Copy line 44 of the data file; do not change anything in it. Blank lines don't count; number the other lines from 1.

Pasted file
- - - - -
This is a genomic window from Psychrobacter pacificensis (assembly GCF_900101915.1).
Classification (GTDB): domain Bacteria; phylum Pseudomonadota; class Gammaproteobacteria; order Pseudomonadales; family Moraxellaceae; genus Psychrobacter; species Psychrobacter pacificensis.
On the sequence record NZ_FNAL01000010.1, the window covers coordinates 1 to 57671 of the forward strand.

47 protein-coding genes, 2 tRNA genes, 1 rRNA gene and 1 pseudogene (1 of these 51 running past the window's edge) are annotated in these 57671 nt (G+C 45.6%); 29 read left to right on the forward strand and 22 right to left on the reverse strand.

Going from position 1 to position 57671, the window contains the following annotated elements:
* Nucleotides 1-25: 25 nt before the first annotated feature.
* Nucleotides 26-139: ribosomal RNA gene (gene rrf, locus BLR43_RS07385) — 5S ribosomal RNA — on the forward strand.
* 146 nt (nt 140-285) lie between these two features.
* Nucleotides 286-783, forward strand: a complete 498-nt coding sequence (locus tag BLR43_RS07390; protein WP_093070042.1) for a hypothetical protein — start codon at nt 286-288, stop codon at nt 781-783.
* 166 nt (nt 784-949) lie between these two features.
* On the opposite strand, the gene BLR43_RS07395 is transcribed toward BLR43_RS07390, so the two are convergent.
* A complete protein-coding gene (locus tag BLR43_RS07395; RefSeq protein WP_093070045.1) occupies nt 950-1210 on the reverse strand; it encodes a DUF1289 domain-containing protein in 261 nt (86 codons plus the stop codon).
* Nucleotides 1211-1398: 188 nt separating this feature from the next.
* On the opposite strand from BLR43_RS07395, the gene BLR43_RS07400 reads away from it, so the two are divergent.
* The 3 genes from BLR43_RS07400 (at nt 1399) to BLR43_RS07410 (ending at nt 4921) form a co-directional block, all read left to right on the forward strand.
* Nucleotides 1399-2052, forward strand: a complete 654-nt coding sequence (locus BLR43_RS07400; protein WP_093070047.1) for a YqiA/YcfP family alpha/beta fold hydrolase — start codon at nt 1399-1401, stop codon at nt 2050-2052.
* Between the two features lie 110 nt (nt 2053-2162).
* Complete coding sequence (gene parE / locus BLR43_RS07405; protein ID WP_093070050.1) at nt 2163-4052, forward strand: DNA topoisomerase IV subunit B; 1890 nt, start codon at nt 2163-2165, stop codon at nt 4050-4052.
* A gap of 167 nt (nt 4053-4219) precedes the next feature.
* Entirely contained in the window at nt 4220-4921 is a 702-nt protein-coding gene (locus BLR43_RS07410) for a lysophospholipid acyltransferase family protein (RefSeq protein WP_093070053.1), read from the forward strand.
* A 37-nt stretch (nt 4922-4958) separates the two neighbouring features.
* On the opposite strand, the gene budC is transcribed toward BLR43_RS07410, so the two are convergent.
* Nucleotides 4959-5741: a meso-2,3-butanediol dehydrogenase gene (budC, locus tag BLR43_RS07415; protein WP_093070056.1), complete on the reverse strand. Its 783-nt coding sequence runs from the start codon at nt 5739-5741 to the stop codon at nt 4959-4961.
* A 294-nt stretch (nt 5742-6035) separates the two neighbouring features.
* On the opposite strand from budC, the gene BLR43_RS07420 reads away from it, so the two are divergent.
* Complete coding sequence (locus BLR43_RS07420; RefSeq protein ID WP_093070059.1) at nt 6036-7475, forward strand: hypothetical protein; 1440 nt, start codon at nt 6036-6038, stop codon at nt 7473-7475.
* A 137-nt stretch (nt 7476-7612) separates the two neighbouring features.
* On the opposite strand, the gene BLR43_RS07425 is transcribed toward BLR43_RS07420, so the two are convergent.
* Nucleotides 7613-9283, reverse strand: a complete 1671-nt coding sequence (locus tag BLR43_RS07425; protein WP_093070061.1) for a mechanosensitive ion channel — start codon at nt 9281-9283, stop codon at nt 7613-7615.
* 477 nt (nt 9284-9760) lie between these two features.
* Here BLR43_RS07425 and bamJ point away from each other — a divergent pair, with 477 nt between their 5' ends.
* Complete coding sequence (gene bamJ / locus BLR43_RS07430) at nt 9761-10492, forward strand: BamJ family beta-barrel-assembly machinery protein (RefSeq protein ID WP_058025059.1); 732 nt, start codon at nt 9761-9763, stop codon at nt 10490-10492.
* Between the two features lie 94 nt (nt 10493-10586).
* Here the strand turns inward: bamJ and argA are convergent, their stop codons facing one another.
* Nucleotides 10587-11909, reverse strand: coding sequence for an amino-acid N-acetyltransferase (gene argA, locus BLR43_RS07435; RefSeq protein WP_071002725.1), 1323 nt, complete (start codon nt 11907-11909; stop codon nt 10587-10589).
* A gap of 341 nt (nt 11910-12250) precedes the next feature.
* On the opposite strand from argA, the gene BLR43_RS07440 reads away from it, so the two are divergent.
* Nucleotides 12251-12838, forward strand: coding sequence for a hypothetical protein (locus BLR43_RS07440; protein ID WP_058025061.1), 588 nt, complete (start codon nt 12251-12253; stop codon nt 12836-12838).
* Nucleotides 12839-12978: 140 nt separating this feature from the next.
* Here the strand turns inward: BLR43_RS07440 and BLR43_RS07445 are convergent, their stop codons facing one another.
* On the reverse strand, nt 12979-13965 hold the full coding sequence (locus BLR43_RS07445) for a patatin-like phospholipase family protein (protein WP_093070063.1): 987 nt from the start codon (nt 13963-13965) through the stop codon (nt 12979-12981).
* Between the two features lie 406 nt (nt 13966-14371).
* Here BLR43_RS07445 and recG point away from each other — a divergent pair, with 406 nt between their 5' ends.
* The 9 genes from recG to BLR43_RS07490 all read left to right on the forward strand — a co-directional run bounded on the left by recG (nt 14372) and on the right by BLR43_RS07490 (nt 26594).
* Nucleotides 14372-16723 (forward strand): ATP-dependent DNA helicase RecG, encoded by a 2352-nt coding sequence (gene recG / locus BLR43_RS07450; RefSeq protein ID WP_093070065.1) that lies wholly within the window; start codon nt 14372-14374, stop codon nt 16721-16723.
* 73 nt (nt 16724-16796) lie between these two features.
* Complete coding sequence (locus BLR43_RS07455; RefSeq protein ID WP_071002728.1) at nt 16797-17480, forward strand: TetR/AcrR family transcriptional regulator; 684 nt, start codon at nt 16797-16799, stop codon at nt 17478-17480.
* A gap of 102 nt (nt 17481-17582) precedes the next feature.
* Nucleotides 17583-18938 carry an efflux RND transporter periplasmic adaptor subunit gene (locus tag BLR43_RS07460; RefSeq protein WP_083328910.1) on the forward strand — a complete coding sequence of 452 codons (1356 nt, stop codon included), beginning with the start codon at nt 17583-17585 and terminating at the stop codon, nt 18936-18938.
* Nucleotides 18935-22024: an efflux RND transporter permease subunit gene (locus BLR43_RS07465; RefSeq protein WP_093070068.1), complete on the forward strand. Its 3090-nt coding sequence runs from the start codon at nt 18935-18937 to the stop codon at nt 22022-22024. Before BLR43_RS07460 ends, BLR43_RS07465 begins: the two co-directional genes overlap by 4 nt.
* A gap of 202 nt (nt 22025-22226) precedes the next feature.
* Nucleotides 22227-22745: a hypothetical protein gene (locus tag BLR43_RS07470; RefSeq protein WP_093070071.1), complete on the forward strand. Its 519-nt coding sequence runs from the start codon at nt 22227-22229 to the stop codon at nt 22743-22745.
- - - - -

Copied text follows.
* The 9 genes from recG to BLR43_RS07490 all read left to right on the forward strand — a co-directional run bounded on the left by recG (nt 14372) and on the right by BLR43_RS07490 (nt 26594).